Arthur Wagner was a former politician with Germany’s anti-Islam party. Now he’s resigned his post and taken up the religion himself.
It’s the far-right party in Germany that enjoyed unprecedented success opposing Islam and Angela Merkel’s decision to let in around 1.3 million migrants and refugees from mainly Middle Eastern countries.
Alternative for Germany (AfD), who entered the German parliament for the first time last year, adopted policies that included banning minarets, the call to prayer and the full-face veil.
Now one of its senior members has caused a big stir by converting to Islam.
Arthur Wagner, who has sat on AfD's state legislative committee in Brandenburg, told German daily newspaper Der Tagesspiegel his conversion was a private matter.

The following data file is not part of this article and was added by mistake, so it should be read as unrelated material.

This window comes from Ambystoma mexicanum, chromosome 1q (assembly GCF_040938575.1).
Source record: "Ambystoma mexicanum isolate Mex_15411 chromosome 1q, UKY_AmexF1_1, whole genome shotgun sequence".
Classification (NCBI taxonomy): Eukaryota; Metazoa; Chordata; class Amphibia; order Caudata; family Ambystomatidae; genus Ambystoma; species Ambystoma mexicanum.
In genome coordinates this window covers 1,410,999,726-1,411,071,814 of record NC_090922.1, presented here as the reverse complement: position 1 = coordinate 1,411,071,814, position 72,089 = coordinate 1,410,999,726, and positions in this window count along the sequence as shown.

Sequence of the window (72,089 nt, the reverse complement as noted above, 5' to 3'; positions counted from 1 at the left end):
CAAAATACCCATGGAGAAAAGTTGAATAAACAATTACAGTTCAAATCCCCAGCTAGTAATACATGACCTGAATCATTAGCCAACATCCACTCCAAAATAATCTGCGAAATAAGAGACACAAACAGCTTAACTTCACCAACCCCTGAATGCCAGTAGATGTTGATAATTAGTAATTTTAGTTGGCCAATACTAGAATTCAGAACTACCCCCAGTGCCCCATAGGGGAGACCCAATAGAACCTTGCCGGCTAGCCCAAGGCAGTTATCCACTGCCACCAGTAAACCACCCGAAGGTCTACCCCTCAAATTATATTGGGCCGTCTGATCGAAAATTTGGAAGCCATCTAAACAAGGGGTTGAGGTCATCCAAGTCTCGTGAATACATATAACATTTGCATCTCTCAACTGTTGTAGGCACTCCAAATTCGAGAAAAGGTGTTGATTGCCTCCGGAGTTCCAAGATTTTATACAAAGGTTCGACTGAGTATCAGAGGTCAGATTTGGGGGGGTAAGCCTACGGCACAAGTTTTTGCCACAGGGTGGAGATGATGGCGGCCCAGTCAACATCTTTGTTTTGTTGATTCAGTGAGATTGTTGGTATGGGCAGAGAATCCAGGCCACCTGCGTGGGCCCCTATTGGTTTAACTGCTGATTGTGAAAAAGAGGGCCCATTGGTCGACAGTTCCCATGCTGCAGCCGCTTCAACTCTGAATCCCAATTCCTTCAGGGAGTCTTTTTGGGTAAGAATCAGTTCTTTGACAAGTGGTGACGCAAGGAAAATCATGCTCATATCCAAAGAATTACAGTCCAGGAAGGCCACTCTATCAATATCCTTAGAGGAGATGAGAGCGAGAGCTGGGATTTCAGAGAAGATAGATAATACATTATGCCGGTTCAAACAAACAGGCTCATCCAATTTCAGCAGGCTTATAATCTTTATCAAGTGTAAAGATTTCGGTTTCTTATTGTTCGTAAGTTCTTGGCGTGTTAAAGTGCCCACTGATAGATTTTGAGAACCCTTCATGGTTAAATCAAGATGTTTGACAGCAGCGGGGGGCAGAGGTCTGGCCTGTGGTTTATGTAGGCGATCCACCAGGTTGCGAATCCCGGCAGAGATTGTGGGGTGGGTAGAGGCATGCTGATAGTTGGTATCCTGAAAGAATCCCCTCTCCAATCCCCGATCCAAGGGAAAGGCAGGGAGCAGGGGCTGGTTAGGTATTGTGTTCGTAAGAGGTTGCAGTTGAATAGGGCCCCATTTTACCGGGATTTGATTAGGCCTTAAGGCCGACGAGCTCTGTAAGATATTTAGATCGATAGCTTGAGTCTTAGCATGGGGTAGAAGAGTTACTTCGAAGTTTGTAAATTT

Last summer he criticised Merkel’s open border policy, suggesting Germany was mutating into another country.
AfD spokesman Daniel Friese told Berliner Zeitung that his conversion was not a problem and that the party believed in freedom of religion.
He said Wagner had been a member of AfD’s national executive committee but “resigned some time ago for private reasons”.
The homepage of AfD Brandenburg reads: “Islam does not belong to Germany for us. We see the ideology of multiculturalism as a serious threat to social peace and cultural unity.”